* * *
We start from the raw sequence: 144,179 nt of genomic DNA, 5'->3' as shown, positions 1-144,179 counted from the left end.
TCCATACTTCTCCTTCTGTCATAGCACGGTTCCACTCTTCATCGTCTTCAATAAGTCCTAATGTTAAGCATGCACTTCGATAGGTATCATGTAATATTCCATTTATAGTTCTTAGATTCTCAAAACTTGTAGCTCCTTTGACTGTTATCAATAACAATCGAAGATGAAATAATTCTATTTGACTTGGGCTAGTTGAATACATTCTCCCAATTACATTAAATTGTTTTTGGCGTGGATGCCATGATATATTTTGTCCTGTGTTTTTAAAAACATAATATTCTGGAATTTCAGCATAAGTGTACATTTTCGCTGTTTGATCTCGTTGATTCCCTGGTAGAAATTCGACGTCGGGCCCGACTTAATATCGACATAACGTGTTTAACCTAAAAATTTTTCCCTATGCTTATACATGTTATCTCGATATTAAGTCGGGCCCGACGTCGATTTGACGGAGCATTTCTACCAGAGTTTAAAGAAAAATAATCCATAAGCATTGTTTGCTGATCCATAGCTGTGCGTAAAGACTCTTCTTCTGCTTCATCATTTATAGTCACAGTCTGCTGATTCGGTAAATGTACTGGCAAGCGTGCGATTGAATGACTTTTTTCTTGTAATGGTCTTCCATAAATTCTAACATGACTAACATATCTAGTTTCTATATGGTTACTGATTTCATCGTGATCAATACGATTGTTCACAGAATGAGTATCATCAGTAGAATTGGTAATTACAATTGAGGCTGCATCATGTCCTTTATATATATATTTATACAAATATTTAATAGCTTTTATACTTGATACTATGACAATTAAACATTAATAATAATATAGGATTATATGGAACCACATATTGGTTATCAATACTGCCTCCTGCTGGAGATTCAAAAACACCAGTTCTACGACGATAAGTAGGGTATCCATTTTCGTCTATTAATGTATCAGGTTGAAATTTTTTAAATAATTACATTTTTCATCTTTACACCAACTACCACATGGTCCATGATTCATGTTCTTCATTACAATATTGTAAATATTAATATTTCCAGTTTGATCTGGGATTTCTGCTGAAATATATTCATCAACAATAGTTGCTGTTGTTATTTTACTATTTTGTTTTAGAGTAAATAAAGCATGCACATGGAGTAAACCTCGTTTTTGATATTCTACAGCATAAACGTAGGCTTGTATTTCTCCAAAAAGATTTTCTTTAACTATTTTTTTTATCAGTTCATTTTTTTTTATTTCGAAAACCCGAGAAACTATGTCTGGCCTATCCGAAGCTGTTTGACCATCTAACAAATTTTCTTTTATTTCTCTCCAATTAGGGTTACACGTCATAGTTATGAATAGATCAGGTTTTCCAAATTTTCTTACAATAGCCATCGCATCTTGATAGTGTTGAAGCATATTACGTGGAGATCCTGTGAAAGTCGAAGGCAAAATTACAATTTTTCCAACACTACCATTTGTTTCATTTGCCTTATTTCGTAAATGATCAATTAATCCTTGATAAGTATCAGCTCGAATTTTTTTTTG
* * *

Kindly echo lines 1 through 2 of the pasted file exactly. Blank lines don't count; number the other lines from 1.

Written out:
We start from the raw sequence: 144,179 nt of genomic DNA, 5'->3' as shown, positions 1-144,179 counted from the left end.
TCCATACTTCTCCTTCTGTCATAGCACGGTTCCACTCTTCATCGTCTTCAATAAGTCCTAATGTTAAGCATGCACTTCGATAGGTATCATGTAATATTCCATTTATAGTTCTTAGATTCTCAAAACTTGTAGCTCCTTTGACTGTTATCAATAACAATCGAAGATGAAATAATTCTATTTGACTTGGGCTAGTTGAATACATTCTCCCAATTACATTAAATTGTTTTTGGCGTGGATGCCATGATATATTTTGTCCTGTGTTTTTAAAAACATAATATTCTGGAATTTCAGCATAAGTGTACATTTTCGCTGTTTGATCTCGTTGATTCCCTGGTAGAAATTCGACGTCGGGCCCGACTTAATATCGACATAACGTGTTTAACCTAAAAATTTTTCCCTATGCTTATACATGTTATCTCGATATTAAGTCGGGCCCGACGTCGATTTGACGGAGCATTTCTACCAGAGTTTAAAGAAAAATAATCCATAAGCATTGTTTGCTGATCCATAGCTGTGCGTAAAGACTCTTCTTCTGCTTCATCATTTATAGTCACAGTCTGCTGATTCGGTAAATGTACTGGCAAGCGTGCGATTGAATGACTTTTTTCTTGTAATGGTCTTCCATAAATTCTAACATGACTAACATATCTAGTTTCTATATGGTTACTGATTTCATCGTGATCAATACGATTGTTCACAGAATGAGTATCATCAGTAGAATTGGTAATTACAATTGAGGCTGCATCATGTCCTTTATATATATATTTATACAAATATTTAATAGCTTTTATACTTGATACTATGACAATTAAACATTAATAATAATATAGGATTATATGGAACCACATATTGGTTATCAATACTGCCTCCTGCTGGAGATTCAAAAACACCAGTTCTACGACGATAAGTAGGGTATCCATTTTCGTCTATTAATGTATCAGGTTGAAATTTTTTAAATAATTACATTTTTCATCTTTACACCAACTACCACATGGTCCATGATTCATGTTCTTCATTACAATATTGTAAATATTAATATTTCCAGTTTGATCTGGGATTTCTGCTGAAATATATTCATCAACAATAGTTGCTGTTGTTATTTTACTATTTTGTTTTAGAGTAAATAAAGCATGCACATGGAGTAAACCTCGTTTTTGATATTCTACAGCATAAACGTAGGCTTGTATTTCTCCAAAAAGATTTTCTTTAACTATTTTTTTTATCAGTTCATTTTTTTTTATTTCGAAAACCCGAGAAACTATGTCTGGCCTATCCGAAGCTGTTTGACCATCTAACAAATTTTCTTTTATTTCTCTCCAATTAGGGTTACACGTCATAGTTATGAATAGATCAGGTTTTCCAAATTTTCTTACAATAGCCATCGCATCTTGATAGTGTTGAAGCATATTACGTGGAGATCCTGTGAAAGTCGAAGGCAAAATTACAATTTTTCCAACACTACCATTTGTTTCATTTGCCTTATTTCGTAAATGATCAATTAATCCTTGATAAGTATCAGCTCGAATTTTTTTTTG